And as I said in my alerts to members that I think at an area of calm kind of comes over the market regarding the financials, I think we'll start to see that confidence in the banking sector come back. But remember though, too, that we are going to see tighter credit weave through the system. That's going to have an impact on the economy.
The big question is how much will that tighter credit equate to a would be tightening in the fed funds rate. Question is, honestly, TBD. That's why we'll be leaning pretty heavy into what the banks have to say in about two weeks when they start reporting their earnings to get a real sense of that.
SARA SILVERSTEIN: Another headwind that's become more and more concerning thanks to TikTok is the US relationship with China. The strength of the Chinese consumer has been a big part of your thesis behind your Coty position. Going forward, what are you watching, and is there anything that would change your view of Coty or any other name in the portfolio?
CHRIS VERSACE: So let's put some context around that. So for Coty, it's only 10%, 15% of its sales today is from Asia-Pacific. So that's the longer term opportunity, really fueled by its premium business as well as the company leading into what we've talked about previously better known as clean beauty products.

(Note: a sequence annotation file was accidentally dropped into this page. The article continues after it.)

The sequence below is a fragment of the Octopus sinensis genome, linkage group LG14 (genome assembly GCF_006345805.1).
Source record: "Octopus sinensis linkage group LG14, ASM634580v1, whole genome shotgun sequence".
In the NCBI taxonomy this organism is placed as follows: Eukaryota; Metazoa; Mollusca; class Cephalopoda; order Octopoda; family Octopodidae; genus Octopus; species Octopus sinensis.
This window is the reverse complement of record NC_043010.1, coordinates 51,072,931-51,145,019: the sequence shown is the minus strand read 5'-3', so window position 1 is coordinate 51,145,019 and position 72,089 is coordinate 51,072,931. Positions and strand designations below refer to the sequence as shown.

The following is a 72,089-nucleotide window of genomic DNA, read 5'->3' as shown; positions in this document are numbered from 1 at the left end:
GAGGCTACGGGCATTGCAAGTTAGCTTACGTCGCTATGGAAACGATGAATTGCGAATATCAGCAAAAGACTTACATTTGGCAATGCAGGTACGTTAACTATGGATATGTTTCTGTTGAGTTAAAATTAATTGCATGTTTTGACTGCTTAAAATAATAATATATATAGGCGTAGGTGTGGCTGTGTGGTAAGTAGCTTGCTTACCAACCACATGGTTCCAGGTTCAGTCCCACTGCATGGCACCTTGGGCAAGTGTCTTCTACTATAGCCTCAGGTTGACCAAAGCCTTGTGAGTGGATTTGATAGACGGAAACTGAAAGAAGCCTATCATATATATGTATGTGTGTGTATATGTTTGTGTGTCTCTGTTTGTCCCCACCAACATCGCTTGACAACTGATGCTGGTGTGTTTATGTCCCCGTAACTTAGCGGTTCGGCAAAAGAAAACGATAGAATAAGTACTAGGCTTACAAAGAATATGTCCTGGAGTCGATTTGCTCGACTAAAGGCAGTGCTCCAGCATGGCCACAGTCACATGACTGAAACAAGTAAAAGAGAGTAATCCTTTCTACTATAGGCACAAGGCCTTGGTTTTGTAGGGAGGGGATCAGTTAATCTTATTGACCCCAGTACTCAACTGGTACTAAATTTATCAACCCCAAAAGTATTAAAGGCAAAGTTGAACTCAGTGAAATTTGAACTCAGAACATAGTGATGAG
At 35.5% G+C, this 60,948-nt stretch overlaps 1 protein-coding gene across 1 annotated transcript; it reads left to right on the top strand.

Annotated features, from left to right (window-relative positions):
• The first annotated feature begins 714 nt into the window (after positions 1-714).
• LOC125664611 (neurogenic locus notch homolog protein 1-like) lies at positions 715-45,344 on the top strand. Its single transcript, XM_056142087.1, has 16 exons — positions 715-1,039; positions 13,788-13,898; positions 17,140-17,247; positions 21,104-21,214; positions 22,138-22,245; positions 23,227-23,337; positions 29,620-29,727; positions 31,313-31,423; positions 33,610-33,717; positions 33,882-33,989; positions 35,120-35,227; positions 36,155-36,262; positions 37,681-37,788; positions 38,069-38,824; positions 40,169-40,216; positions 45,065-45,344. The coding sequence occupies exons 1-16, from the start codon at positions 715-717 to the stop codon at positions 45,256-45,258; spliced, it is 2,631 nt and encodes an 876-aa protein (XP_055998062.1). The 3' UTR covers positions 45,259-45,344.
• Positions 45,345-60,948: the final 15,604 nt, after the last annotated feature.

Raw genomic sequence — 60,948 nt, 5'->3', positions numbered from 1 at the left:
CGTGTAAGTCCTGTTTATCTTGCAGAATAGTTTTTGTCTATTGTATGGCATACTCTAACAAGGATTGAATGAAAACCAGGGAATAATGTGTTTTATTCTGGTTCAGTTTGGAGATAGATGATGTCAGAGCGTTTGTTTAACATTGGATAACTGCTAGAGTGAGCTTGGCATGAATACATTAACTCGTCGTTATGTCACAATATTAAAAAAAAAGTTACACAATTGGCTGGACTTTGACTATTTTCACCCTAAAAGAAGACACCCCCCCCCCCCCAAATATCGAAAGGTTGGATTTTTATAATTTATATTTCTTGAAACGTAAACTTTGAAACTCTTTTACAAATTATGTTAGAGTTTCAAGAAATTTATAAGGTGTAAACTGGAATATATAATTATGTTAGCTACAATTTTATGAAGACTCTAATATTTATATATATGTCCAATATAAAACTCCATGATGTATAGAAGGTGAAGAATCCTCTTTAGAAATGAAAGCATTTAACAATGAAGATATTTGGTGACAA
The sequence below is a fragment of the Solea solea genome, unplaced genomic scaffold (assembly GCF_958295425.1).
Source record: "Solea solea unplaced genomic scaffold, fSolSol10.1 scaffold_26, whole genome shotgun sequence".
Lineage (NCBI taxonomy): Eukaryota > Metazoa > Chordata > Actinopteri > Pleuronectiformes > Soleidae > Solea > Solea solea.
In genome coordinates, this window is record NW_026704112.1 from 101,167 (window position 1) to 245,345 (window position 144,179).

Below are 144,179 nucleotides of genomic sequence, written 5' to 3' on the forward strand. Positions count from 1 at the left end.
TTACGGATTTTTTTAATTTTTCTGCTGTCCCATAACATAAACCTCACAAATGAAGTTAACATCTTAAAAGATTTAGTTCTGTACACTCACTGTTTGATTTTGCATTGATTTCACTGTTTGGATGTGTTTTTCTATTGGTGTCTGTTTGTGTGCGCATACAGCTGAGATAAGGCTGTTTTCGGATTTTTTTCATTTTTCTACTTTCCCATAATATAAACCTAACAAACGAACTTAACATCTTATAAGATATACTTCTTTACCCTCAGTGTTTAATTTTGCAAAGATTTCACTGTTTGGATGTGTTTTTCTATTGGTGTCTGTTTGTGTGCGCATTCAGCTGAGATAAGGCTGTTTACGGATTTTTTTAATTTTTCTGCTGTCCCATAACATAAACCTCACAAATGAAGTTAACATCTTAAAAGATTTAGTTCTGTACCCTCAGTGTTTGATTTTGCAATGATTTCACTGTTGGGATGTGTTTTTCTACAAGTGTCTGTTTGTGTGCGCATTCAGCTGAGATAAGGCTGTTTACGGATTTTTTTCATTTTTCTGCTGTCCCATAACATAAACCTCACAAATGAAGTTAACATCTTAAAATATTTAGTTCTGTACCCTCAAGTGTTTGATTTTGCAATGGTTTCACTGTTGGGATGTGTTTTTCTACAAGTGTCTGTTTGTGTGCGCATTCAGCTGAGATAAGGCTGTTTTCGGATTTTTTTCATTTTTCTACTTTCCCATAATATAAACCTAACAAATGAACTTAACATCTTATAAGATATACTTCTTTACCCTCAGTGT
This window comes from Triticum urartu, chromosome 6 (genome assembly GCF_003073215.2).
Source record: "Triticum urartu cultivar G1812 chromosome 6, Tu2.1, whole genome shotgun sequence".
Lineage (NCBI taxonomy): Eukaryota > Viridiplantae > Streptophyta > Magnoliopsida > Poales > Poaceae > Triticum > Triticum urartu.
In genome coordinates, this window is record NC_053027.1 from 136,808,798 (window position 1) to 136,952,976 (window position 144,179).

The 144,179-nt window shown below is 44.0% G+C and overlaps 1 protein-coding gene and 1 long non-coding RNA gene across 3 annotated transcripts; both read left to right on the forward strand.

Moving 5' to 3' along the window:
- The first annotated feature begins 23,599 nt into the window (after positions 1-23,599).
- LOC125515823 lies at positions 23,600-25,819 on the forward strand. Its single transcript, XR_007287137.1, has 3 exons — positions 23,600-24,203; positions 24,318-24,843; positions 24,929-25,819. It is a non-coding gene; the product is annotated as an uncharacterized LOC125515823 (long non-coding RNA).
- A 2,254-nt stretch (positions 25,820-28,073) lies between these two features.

So if we see an issue with China it could have an impact on that. But remember that here this is more a play on the Chinese consumer and the reopening that goes kind of twofold. One is on the ground in China, but also in Europe. And now that China is no longer locked down, more affluent wealthy Chinese are allowed to travel. And I think that is really where we see the most near-term benefit to Coty.
SARA SILVERSTEIN: An AI ChatGBT this is a huge trend that we're seeing. From a purely business perspective what's your take on the rise of AI, and how is the portfolio exposed?
CHRIS VERSACE: So I have to say, I think it's pretty fascinating. This has the potential to be very disruptive, however we've seen a number of disruptive, excuse me, technologies in the past. And more often than not, the market tends to overreact in the near-term, pulling forward the potential for this disruptiveness.